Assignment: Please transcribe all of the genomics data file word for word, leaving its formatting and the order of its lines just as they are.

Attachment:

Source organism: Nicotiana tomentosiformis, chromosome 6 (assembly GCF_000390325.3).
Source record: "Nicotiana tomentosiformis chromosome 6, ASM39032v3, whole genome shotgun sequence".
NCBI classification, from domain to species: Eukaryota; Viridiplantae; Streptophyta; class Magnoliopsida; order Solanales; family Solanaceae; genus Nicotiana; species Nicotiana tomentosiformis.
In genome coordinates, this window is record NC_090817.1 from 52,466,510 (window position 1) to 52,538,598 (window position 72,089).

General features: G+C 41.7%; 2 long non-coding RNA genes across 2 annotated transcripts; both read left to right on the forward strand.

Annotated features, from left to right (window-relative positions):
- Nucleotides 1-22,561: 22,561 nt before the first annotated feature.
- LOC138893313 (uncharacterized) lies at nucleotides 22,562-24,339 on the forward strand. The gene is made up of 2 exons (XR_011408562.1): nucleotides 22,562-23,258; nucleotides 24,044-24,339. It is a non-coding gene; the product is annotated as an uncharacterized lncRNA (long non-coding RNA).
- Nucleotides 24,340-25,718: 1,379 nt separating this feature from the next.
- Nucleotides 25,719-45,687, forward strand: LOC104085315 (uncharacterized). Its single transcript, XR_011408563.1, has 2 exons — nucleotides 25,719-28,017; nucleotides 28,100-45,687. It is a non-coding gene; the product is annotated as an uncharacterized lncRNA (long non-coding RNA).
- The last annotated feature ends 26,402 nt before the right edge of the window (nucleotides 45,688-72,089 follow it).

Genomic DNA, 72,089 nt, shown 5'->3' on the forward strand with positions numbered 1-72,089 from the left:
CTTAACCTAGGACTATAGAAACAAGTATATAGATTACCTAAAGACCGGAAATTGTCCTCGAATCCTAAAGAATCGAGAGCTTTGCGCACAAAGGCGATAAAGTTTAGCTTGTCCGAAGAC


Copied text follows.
Source organism: Nicotiana tomentosiformis, chromosome 6 (assembly GCF_000390325.3).
Source record: "Nicotiana tomentosiformis chromosome 6, ASM39032v3, whole genome shotgun sequence".
NCBI classification, from domain to species: Eukaryota; Viridiplantae; Streptophyta; class Magnoliopsida; order Solanales; family Solanaceae; genus Nicotiana; species Nicotiana tomentosiformis.
In genome coordinates, this window is record NC_090817.1 from 52,466,510 (window position 1) to 52,538,598 (window position 72,089).

General features: G+C 41.7%; 2 long non-coding RNA genes across 2 annotated transcripts; both read left to right on the forward strand.

Annotated features, from left to right (window-relative positions):
- Nucleotides 1-22,561: 22,561 nt before the first annotated feature.
- LOC138893313 (uncharacterized) lies at nucleotides 22,562-24,339 on the forward strand. The gene is made up of 2 exons (XR_011408562.1): nucleotides 22,562-23,258; nucleotides 24,044-24,339. It is a non-coding gene; the product is annotated as an uncharacterized lncRNA (long non-coding RNA).
- Nucleotides 24,340-25,718: 1,379 nt separating this feature from the next.
- Nucleotides 25,719-45,687, forward strand: LOC104085315 (uncharacterized). Its single transcript, XR_011408563.1, has 2 exons — nucleotides 25,719-28,017; nucleotides 28,100-45,687. It is a non-coding gene; the product is annotated as an uncharacterized lncRNA (long non-coding RNA).
- The last annotated feature ends 26,402 nt before the right edge of the window (nucleotides 45,688-72,089 follow it).

Genomic DNA, 72,089 nt, shown 5'->3' on the forward strand with positions numbered 1-72,089 from the left:
CTTAACCTAGGACTATAGAAACAAGTATATAGATTACCTAAAGACCGGAAATTGTCCTCGAATCCTAAAGAATCGAGAGCTTTGCGCACAAAGGCGATAAAGTTTAGCTTGTCCGAAGAC